Once everything is correctly adjusted you will be able to move your head and the reticle will remain static relative to the scope view, this is your end goal.
     
  4. Tinks

    Tinks Another tricky target at Lincs.....!!

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    I recently spent an afternoon at Doncaster Airgun Range and found to my surprise that I was actually canting my rifle slightly which was more evident on the reduced 15mm hit zones at shorter distances (below my zero distance). Fitted a different butt pad so I could shoulder the rifle as comfortable as before only this time without the cant, seems to have helped me loads.
     
  5. KeithW

    KeithW Barn door? Where?

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    Many thanks all. However ... I have set (and always set) my scope(s) with a spirit level and plumb line. I have two spirit levels, one clamps to the scope rail, the other is from Sportsmatch and screws into their mounts - not all of their mounts though. I suppose if the mounts haven't been tapped correctly then it might be screwing in at an angle, but I don't think so, somehow. So I'm pretty much sure there is minimal cant built in, as it were. As for cant when I'm shooting, I really don't think so, otherwise I'd tend to get it with my other rifle / scope combinations or would have previously experienced it with this set up. Whenever I've changed the setup I have refitted and re-levelled (to the best of my recollection).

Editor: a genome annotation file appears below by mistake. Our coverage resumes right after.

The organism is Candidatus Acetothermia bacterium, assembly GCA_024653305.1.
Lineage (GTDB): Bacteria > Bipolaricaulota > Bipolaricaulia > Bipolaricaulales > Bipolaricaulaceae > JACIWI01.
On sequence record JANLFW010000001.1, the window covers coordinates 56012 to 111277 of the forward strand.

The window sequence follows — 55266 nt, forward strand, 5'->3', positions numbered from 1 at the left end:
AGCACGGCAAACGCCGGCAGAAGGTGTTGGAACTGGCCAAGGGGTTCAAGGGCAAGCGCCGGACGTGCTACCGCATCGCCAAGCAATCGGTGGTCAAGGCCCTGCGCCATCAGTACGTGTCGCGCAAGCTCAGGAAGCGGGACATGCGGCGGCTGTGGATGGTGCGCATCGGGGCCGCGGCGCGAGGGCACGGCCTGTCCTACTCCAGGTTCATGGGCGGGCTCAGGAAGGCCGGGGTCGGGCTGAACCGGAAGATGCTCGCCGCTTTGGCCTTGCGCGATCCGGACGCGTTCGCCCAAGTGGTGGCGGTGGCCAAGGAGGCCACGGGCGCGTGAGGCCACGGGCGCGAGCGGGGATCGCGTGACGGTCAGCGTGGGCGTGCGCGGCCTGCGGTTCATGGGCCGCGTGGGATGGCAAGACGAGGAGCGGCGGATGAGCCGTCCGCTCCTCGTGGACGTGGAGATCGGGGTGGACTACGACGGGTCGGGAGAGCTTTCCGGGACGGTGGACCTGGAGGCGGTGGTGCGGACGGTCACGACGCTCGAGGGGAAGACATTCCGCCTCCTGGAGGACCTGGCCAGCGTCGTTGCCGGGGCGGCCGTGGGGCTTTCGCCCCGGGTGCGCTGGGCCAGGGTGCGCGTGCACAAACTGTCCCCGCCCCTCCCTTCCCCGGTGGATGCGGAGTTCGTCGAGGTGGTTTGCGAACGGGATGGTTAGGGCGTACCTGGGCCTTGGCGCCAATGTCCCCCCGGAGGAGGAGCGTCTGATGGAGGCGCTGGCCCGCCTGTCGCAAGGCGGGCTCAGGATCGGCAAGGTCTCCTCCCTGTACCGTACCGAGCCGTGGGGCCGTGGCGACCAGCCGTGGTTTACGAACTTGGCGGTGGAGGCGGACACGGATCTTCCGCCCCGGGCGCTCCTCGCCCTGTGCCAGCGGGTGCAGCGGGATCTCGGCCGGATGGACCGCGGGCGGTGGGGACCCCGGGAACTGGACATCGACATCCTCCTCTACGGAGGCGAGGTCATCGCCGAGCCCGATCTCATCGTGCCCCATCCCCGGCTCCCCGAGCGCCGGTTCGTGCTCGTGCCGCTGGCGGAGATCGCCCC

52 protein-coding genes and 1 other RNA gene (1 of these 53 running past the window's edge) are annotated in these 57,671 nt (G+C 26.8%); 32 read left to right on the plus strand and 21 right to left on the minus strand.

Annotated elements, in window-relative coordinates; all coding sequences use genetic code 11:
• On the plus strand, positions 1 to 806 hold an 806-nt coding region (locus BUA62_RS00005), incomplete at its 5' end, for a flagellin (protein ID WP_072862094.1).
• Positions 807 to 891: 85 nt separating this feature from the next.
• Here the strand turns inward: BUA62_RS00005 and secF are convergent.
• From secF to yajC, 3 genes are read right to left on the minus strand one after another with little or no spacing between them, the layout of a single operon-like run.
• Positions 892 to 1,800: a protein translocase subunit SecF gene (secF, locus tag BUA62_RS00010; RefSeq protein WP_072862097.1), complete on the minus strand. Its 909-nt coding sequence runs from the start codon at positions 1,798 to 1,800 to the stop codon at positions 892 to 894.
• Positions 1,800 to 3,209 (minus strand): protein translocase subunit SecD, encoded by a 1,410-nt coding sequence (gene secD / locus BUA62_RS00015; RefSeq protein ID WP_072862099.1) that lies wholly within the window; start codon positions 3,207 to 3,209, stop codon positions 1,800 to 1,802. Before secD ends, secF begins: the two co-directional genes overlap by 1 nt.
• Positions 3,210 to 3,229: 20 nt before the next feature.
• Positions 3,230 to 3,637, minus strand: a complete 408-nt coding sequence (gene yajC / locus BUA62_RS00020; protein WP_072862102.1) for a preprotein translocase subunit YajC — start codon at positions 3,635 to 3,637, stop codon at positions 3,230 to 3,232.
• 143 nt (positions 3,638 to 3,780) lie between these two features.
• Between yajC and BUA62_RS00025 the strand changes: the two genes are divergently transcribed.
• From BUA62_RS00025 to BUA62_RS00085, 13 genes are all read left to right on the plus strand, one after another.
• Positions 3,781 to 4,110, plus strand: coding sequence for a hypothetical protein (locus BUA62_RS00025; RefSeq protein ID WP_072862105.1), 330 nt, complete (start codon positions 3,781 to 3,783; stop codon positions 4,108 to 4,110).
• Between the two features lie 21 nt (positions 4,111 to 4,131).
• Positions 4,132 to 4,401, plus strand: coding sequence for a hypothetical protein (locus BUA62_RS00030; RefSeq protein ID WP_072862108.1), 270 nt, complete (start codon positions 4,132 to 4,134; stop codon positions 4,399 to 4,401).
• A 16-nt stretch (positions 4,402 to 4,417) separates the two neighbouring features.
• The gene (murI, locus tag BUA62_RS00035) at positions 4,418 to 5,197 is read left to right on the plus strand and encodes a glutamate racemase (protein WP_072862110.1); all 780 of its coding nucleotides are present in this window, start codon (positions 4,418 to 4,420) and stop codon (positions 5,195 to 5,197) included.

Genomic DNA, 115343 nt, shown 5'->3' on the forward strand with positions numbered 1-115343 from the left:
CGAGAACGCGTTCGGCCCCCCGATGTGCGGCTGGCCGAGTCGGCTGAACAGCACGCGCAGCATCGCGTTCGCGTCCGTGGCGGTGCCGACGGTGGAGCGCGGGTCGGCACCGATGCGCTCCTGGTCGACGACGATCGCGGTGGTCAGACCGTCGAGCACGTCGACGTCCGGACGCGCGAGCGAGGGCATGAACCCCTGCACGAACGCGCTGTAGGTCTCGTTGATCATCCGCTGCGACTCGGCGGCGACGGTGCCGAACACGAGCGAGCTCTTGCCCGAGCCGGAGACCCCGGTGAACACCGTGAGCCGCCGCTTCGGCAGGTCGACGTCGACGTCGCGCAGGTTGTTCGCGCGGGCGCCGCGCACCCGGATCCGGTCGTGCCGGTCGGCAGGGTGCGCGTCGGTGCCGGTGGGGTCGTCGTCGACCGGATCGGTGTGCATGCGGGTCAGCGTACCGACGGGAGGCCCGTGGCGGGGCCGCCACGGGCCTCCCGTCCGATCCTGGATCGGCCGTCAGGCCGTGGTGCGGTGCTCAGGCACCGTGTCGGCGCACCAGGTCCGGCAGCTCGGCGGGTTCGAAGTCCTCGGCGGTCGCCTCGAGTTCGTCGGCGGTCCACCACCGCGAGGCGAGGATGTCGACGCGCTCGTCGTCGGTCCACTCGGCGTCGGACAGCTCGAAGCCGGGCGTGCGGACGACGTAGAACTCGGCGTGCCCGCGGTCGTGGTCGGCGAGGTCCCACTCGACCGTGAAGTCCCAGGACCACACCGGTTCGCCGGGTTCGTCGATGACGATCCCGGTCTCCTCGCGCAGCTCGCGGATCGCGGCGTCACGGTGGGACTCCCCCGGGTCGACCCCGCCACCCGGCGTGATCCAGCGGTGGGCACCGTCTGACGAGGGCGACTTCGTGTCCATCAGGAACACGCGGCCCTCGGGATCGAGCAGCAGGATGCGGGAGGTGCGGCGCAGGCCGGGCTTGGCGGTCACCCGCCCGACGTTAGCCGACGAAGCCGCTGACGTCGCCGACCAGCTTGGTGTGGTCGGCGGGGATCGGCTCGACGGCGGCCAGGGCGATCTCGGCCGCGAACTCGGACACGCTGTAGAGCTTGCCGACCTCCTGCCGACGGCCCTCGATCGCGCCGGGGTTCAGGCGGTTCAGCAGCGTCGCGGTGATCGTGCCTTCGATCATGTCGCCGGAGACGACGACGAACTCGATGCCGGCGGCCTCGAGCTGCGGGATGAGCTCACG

I always set the ocular lens to give me the sharpest reticle, and do so against a neutral background.

    I am extremely conscious about centering my eye and ensuring I have the same head position at all ranges.

    I should perhaps have said I've shot HFT for about 8 years now, and have won or been placed in competitions in all classes except Ladies (but I'm working on it). As I said at the start, I've fitted and refitted this scope with different mounts but the problem persisted. For further information, I have now fitted a different scope and mounts to this rifle (TX200) and the problem has gone away. I fitted the scope on different mounts on another rifle (using spirit level and plumb line) and still got the same result (crossover).

    Hence my original question. Is it absolutely impossible for the scope itself to introduce crossover? Obviously if it is, then I have to go back to remounting the scope (again!)
     
    Last edited: Dec 17, 2018
  6. Adam

    Adam Active Member

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    Crossover is a symptom not a cause in itself. So the scope can’t have internal crossover.